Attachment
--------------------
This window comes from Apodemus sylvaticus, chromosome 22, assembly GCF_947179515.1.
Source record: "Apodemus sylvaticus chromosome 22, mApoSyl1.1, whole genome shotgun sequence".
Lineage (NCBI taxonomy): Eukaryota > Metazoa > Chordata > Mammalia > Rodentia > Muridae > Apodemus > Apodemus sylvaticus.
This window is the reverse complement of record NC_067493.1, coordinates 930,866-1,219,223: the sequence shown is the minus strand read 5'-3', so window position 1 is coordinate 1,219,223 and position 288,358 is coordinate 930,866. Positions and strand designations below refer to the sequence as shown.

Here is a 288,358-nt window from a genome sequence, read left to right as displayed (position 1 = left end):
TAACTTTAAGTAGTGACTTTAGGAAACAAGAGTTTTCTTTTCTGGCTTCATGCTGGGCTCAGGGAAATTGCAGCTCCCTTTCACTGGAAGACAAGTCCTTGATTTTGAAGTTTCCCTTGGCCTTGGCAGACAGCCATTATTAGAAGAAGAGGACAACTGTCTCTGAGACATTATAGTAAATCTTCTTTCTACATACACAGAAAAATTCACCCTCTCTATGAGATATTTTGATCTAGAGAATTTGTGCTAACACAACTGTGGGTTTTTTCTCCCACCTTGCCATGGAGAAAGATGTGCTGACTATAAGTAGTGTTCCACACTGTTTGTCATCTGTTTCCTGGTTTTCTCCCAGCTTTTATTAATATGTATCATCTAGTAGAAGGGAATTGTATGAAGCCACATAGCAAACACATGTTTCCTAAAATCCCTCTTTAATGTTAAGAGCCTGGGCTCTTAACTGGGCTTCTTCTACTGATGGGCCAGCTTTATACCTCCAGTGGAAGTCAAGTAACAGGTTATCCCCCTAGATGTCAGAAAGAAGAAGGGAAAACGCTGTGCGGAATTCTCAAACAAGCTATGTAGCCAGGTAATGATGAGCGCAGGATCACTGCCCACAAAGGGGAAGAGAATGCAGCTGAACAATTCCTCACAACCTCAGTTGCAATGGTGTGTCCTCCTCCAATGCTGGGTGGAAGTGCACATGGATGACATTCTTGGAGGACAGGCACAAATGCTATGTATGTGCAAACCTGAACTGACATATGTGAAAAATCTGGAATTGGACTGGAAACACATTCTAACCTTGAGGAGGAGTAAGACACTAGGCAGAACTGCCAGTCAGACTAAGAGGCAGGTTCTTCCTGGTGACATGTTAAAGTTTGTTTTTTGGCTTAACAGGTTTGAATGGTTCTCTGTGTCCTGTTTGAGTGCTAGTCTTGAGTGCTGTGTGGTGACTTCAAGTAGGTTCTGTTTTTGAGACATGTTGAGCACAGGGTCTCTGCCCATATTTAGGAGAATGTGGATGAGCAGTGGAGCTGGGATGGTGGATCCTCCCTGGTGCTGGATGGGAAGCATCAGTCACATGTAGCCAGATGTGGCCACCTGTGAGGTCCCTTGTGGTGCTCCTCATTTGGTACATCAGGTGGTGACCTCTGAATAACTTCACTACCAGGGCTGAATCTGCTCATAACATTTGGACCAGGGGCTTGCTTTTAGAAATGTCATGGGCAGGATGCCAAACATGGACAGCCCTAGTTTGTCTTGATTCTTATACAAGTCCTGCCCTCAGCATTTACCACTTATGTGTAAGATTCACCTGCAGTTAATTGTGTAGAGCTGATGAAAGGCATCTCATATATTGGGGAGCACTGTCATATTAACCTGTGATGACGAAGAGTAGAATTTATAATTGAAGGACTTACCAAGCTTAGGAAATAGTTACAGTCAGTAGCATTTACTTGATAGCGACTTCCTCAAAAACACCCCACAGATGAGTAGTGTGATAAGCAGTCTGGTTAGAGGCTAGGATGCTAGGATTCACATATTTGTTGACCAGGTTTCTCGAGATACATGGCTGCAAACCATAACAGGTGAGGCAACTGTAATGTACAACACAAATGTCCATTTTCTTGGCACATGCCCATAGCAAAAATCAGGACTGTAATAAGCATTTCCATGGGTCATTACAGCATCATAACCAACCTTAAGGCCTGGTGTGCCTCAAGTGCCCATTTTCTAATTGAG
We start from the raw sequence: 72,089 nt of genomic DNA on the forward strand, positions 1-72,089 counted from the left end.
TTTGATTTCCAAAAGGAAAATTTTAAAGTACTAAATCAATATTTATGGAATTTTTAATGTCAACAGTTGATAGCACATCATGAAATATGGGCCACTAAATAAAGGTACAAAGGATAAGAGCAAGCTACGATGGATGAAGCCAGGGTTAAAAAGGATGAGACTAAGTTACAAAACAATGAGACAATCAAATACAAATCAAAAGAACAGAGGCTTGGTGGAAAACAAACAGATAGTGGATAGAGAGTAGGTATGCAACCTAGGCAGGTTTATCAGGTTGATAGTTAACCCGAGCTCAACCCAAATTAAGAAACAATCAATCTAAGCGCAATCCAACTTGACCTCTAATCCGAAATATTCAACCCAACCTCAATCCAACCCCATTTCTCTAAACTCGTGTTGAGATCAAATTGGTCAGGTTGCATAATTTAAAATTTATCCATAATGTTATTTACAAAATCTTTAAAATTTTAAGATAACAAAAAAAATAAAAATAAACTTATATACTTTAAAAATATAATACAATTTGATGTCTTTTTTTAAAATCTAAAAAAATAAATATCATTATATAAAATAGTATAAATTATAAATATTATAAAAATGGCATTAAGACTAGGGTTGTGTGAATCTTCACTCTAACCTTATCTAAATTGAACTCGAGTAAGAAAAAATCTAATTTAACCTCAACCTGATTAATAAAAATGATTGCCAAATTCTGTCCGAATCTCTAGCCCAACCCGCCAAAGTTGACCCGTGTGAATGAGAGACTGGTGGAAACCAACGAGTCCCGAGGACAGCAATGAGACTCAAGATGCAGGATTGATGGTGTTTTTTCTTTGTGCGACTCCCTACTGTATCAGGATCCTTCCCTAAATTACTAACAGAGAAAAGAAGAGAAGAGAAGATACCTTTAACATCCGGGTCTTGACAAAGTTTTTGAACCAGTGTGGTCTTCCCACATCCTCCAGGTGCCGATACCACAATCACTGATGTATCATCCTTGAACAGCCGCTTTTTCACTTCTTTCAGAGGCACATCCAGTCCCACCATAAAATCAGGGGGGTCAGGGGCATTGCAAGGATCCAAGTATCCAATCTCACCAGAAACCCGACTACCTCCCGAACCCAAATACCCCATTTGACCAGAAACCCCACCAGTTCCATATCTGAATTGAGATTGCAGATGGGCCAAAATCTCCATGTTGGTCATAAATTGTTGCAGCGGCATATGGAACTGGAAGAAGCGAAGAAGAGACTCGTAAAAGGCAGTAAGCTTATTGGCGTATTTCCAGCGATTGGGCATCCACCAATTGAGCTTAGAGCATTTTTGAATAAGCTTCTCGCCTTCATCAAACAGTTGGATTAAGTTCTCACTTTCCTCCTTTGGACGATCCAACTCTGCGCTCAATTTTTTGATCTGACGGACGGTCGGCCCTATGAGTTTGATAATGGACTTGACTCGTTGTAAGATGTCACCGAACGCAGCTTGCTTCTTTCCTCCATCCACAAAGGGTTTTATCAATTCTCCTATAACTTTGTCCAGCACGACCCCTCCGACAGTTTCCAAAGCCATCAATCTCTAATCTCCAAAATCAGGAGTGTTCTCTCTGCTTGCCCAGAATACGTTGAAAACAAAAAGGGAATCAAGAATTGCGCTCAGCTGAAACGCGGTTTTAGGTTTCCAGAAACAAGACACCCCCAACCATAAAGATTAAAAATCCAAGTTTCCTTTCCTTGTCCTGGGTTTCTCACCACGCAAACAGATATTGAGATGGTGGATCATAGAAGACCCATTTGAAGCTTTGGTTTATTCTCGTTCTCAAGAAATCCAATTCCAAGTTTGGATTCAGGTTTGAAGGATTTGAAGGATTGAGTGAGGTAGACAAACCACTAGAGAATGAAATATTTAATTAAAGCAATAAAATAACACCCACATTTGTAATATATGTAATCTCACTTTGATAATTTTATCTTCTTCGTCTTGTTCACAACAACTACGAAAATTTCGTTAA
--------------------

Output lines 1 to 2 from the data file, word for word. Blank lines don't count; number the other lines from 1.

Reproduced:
This window comes from Apodemus sylvaticus, chromosome 22, assembly GCF_947179515.1.
Source record: "Apodemus sylvaticus chromosome 22, mApoSyl1.1, whole genome shotgun sequence".